I am normally a more optimistic person, but in this case I tend to be more in the pessimists' camp. Partly that's because I view the world through the lens of the working class neighborhood I grew up in, and the lower income folks I cut my teeth organizing for when I was getting started in politics. The working middle class has been through hell the last five years, and outside of my friends in the auto industry, they have yet to see a lot of the benefits of what recovery we have been seeing. I firmly believe in bottom-up economics, that the engine of a strong economy is a growing and prosperous middle class, and I have yet to see that middle class make great gains. A side note here from the exit polls that I think is telling: 37 percent of Americans, overwhelmingly from the middle class, think inflation is the number one economic problem today. This is in spite of the fact that the overall inflation numbers have stayed low the last four years. The reason? Working and middle class folks have had wages that are flat or worse in recent years, while the prices that matter the most for them -- gasoline, groceries, health care, college tuition -- have continued to skyrocket. That's what they call middle class squeeze, and it's why Mitt Romney came close in this election despite having an economic platform and a you're-on-your-own values system that middle class voters thought was awful.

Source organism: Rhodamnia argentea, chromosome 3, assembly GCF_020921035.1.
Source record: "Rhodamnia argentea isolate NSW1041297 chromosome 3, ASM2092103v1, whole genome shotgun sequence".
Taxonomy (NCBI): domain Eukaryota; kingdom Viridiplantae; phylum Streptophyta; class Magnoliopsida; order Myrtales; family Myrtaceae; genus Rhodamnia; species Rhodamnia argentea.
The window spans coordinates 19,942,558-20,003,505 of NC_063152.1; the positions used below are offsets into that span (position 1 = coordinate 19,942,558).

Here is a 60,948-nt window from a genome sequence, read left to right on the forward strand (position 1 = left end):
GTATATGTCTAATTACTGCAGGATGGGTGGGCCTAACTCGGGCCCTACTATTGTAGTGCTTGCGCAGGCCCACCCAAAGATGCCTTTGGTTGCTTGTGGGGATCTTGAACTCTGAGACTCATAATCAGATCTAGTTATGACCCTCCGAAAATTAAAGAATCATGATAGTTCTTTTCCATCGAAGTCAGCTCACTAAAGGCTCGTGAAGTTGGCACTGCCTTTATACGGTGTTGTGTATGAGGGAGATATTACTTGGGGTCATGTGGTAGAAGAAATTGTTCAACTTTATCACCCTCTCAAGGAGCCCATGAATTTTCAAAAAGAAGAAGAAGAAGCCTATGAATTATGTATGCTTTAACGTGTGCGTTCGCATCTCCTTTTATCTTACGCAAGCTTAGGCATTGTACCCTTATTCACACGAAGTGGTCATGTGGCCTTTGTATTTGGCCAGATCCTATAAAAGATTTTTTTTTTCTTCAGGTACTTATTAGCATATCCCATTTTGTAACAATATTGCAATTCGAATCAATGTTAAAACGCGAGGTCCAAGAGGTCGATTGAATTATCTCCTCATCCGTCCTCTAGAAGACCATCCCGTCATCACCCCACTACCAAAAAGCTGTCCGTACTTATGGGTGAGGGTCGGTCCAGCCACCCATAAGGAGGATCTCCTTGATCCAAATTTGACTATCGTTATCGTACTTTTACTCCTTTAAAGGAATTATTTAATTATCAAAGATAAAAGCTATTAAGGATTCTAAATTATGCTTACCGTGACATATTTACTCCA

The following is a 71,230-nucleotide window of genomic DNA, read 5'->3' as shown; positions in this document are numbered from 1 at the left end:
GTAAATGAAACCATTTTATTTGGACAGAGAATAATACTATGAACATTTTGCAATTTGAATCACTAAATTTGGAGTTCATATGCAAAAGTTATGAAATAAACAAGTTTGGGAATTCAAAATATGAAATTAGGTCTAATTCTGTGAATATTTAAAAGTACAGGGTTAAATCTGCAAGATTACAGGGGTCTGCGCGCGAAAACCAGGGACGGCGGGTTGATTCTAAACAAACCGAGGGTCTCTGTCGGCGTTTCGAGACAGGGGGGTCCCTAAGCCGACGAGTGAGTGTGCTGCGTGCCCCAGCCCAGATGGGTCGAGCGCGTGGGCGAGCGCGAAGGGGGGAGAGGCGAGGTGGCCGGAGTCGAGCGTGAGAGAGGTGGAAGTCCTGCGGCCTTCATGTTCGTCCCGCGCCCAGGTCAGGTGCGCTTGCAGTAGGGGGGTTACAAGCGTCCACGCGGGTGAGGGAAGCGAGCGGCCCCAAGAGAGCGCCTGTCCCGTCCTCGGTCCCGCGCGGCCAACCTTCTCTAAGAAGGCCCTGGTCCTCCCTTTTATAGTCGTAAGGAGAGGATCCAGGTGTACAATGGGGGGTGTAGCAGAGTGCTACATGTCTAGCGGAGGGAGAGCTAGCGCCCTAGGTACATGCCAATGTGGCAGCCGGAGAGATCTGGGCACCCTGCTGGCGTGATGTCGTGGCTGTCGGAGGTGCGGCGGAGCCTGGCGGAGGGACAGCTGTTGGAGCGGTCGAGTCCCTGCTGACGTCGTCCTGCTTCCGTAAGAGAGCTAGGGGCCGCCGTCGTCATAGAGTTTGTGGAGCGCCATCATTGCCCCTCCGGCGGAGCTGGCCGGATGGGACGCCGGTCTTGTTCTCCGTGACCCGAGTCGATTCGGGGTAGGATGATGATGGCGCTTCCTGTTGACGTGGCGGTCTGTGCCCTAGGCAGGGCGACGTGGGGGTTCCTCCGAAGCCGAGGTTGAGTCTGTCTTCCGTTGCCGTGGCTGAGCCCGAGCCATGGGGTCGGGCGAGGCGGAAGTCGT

If the middle class engine isn't purring, the economic road to recovery will be bumpy at best. We need to do some big things to rebuild this economy for the long term. Policy makers need to take a look at bigger, bolder ideas like this Shared Prosperity plan. And knowing that the Republican house won't be likely to go along with things like that, the president needs to (a) not agree to job-killing Republican austerity demands, and (b) be prepared to take bigger and bolder executive action. Example include signing executive orders on procurement and purchasing that force employers doing business with the federal government to pay better wages and benefits, and aggressively pushing bankers and Fannie/Freddie on mortgage writedowns.

Here's the other thing the president needs to think about: counting, as he has in the past, on the rosier economic scenario to come true has dangerous political implications. An economic slowdown and low growth rate over the next couple of years, whether because of Europe or anything else, is political danger at it's highest level after a campaign of emphasizing that everything was on the right track and moving forward. If you don't take any big steps and/or agree to the austerity the Republicans are pushing, you are making a very dangerous bet: the 2010 election might look good in comparison.

I sincerely hope my friends in the White House are right about the economy finally being on the right track. It would be a joy to see the country getting moving again. But the president needs to not assume the best, not be complacent in case that scenario turns bad. Revving up our middle class engine is long overdue.